Facebook was flooded with “I am a Mormon” profile pictures this week. Jillian Farnsworth, a graphic designer from Wilwood, Missouri, came up with the idea after she and her husband spent time with a young man who had recently joined the LDS Church: “This young man has some family members, good faithful people in another faith, who aren’t as excited about his conversion. Somehow, while my husband and I were discussing this, I was just thinking, ‘I wish they were friends with someone who is a member. Then it wouldn’t be so hard for them to accept because they would understand how wonderful Latter-day Saints are.’ As I thought about this, I kept thinking, ‘I bet they do know someone who is LDS. They just don’t know they do.’ And somehow that thought process led me to this or the beginning of this Facebook campaign idea.”
“Meet the Mormons” opened on October 10 to mixed reviews, but currently ranks No. 10 nationwide in total box office sales. Among the top locations with sold out showings including New York City, Detroit, Miami, Salt Lake City, Las Vegas, Dallas, Phoenix, and various locations in California, bringing in $2.7 million in the film’s opening weekend.
The LDS Church has partnered with Faith Counts, “an organization comprised of faith communities representing over 100 million Americans. Launched this week, its website (FaithCounts.net) includes videos and social media memes aimed at telling powerful stories about how faith inspires, empowers, motivates and comforts billions of people.”
ICYMI on YMF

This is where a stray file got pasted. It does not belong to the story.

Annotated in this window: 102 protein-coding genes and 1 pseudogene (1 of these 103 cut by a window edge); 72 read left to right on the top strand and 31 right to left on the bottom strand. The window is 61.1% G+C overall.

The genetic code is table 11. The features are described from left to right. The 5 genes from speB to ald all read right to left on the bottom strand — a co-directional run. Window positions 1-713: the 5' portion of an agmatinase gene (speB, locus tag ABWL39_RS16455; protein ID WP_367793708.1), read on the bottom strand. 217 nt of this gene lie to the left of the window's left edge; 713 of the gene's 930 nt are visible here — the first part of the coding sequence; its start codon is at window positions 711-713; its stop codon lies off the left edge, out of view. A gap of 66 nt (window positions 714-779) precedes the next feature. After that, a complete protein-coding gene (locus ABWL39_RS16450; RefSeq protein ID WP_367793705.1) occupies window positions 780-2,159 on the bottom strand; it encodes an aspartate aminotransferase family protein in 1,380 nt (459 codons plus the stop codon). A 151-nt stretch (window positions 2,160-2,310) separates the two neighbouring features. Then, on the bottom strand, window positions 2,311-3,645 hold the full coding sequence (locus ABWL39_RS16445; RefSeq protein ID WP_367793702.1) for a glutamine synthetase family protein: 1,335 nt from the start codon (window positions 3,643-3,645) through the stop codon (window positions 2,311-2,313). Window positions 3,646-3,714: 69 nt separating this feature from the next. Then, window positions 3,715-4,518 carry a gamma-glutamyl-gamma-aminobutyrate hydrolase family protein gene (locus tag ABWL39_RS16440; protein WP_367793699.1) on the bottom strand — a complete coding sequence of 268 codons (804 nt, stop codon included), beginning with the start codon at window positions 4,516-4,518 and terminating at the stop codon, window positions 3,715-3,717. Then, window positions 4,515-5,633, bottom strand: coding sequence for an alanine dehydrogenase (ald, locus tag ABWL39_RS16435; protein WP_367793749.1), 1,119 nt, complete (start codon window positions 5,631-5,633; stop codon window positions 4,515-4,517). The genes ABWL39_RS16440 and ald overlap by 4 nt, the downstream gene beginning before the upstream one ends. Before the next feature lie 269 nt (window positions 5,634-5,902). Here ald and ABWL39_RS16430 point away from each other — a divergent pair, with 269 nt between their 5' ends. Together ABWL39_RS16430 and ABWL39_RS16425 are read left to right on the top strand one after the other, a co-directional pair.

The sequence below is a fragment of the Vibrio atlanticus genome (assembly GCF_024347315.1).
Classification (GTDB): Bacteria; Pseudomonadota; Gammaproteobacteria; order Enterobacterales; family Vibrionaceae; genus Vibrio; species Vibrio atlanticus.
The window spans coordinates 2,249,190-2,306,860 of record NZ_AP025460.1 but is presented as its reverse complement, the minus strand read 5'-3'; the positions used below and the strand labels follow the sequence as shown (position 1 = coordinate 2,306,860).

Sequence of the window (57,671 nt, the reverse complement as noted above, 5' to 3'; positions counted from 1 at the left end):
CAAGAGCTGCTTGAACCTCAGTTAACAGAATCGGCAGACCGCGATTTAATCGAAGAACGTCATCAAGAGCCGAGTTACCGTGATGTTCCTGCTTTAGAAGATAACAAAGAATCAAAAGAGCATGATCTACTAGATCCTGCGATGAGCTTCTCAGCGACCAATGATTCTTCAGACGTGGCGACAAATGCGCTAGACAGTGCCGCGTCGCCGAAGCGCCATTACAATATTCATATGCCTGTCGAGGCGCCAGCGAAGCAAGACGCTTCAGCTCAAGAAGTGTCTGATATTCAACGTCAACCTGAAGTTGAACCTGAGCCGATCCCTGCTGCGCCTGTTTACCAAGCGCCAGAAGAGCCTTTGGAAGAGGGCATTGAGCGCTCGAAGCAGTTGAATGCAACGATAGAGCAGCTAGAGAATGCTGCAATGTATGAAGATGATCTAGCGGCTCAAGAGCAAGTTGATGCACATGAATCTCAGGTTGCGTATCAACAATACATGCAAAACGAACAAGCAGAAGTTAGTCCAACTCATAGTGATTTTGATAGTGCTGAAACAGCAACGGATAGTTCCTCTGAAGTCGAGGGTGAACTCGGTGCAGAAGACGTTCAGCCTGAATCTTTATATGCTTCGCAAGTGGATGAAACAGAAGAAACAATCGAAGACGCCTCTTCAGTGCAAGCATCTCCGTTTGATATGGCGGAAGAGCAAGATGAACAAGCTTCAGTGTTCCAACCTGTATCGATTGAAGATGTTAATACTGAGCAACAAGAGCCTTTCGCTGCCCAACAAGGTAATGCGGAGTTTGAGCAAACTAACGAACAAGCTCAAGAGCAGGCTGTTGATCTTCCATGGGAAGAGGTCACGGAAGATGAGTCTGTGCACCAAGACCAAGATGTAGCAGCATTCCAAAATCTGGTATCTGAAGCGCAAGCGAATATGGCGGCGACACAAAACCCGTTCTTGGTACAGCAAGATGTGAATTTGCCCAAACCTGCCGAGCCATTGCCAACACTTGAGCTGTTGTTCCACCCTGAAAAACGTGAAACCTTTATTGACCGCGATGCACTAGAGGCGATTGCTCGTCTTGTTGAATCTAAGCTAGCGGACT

October 9- one size does not fit all
October 10- date from hell: manipulation
October 11- ymf podcast: episode 9 – general conference post mortem from a feminist perspective (part 1 of 2)
October 12- gentlemen, don’t push chivalry too far
October 12- sunday spotlight: enos
October 12- ymf podcast: episode 9 – general conference post mortem from a feminist perspective (part 2 of 2)
October 14- ymf: dear future partner (survey results)
October 30 – Mormon Studies Lecture
The University of Utah’s Tanner Humanities Center is proud to present the Fall 2014 McMurrin Lecture on Religion and Culture with David Campbell, Professor of Political Science at the University of Notre Dame and co-author of the recent book Seeking the Promised Land: Mormons and American Politics. Campbell’s lecture, titled “Whither the Promised Land? Mormons’ Place in a Changing Religious Landscape,” will be held on Thursday, October 30 at 7:00 PM in the Salt Lake City Main Library auditorium, 210 E 400 S. This event is free and open to the public.
In his lecture, Campbell will explore how Mormons fit into a society where once-sharp religious distinctions have blurred and secularism is on the rise. With their high levels of religious devotion and solidarity, Mormons in America are increasingly “peculiar.” Does their peculiarity come at a price? Does that price include a “stained glass ceiling” in presidential politics? In other words, did Mormonism cost Mitt Romney the White House? And, how has Mitt Romney’s campaign affected popular perceptions of Mormonism?
Blog Post of the Week
Quote of the Week
A Mormon missionary in Barcelona, Spain made waves this week on YouTube, Buzzfeed, and Huffington Post for his dance-off with a Michael Jackson impersonator.
Lindsey loves listening to indie rock, watching movies, reading comics, traveling, and designing geeky graphics. She is an alumnus of BYU-Idaho and Bond University in Australia, where she received her master’s degree in communication. She currently lives in Rexburg, Idaho.